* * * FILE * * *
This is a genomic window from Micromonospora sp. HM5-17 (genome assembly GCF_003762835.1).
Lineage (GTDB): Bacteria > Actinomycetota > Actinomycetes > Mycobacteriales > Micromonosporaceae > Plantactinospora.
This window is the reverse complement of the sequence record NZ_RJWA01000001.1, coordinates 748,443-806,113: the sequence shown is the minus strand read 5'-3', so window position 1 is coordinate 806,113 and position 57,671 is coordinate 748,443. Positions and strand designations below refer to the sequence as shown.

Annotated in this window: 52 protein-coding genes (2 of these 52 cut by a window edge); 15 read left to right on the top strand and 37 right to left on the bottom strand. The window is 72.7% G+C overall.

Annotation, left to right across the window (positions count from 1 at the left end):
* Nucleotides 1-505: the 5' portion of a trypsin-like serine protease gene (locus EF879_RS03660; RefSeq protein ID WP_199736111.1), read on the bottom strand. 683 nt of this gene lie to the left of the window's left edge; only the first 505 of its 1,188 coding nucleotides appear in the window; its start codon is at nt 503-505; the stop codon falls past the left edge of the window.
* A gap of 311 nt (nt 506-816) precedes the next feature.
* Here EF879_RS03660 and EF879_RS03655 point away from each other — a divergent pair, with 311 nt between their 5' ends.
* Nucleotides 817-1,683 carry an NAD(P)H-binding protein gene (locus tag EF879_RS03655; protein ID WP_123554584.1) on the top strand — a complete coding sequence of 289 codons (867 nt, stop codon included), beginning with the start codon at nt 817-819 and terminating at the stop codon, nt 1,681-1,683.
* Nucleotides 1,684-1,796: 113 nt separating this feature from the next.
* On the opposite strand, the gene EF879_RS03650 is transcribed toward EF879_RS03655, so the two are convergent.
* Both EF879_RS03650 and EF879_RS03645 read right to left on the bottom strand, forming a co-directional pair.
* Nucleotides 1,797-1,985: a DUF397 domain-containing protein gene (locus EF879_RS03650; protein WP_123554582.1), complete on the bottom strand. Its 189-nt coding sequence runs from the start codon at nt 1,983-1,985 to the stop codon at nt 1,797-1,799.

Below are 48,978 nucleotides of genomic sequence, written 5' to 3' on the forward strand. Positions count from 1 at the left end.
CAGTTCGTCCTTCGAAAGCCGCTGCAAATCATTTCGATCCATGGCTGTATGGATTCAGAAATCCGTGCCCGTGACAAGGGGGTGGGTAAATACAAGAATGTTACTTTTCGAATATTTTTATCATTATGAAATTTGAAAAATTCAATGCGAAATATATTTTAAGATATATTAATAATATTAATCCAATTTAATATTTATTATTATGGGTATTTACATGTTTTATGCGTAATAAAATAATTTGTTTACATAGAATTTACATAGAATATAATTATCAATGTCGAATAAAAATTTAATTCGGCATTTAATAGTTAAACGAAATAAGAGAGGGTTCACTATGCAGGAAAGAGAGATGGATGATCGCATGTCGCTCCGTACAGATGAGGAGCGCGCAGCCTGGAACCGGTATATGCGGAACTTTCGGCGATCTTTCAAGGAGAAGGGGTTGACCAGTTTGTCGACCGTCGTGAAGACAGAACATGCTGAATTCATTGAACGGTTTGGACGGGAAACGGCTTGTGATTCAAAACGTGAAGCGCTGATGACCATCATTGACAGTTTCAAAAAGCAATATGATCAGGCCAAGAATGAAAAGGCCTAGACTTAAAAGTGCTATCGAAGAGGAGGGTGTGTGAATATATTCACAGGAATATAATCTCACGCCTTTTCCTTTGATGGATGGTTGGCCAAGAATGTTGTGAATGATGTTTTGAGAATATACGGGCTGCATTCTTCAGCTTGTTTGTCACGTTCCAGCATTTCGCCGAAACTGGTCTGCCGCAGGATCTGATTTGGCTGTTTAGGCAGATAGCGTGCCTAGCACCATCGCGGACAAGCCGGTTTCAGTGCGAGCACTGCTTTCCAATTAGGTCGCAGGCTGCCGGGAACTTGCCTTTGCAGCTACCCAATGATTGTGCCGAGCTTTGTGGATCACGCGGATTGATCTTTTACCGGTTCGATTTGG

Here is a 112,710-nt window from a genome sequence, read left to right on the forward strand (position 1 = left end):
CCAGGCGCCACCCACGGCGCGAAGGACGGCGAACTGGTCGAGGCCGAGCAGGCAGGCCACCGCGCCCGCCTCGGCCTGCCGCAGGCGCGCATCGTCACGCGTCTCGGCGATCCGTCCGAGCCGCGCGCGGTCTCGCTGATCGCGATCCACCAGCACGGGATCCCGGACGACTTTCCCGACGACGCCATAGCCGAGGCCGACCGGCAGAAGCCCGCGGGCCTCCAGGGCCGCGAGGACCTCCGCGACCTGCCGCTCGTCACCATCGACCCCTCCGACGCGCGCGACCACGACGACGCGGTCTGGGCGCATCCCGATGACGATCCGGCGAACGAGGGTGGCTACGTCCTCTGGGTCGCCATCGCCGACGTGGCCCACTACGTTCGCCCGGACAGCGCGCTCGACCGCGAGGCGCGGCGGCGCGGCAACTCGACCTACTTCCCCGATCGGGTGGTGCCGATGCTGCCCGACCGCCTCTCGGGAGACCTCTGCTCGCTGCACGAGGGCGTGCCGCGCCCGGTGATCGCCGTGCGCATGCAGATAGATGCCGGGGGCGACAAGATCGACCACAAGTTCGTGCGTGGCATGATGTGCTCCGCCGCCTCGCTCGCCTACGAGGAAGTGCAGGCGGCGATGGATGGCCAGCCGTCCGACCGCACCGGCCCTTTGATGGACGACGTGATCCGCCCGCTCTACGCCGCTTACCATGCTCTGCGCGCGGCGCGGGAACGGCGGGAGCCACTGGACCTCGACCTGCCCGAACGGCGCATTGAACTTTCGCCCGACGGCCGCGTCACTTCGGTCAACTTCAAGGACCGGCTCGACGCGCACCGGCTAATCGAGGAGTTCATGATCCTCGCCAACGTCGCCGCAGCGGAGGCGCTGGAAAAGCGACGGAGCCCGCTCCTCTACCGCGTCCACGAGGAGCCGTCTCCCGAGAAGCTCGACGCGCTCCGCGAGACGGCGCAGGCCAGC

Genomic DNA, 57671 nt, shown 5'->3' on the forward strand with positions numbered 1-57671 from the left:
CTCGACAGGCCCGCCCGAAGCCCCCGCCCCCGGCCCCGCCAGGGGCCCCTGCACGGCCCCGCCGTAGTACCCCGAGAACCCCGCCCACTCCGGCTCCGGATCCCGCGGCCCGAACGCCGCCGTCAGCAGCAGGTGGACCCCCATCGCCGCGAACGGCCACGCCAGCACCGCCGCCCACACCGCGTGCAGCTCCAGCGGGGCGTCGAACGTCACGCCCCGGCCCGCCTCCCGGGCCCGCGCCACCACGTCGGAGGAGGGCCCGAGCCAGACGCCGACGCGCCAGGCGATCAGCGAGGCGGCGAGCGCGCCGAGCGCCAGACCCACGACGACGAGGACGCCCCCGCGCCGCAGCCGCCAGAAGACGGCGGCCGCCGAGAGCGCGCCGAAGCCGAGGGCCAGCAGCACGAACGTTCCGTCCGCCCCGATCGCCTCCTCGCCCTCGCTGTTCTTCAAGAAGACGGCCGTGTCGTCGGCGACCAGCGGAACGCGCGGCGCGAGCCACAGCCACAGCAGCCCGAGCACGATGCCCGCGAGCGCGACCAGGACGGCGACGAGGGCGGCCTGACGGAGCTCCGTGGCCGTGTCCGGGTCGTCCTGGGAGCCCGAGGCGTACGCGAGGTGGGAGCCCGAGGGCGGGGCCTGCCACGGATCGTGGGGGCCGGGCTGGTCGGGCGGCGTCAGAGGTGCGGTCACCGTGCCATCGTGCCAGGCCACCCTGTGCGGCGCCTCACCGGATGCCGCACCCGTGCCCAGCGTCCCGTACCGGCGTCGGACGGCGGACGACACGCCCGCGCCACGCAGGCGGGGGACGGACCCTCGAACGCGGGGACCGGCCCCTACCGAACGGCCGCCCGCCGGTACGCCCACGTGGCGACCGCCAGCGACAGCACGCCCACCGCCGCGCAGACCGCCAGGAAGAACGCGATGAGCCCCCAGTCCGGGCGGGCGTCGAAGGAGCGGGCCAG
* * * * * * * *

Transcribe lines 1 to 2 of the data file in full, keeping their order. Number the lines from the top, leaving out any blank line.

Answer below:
This is a genomic window from Micromonospora sp. HM5-17 (genome assembly GCF_003762835.1).
Lineage (GTDB): Bacteria > Actinomycetota > Actinomycetes > Mycobacteriales > Micromonosporaceae > Plantactinospora.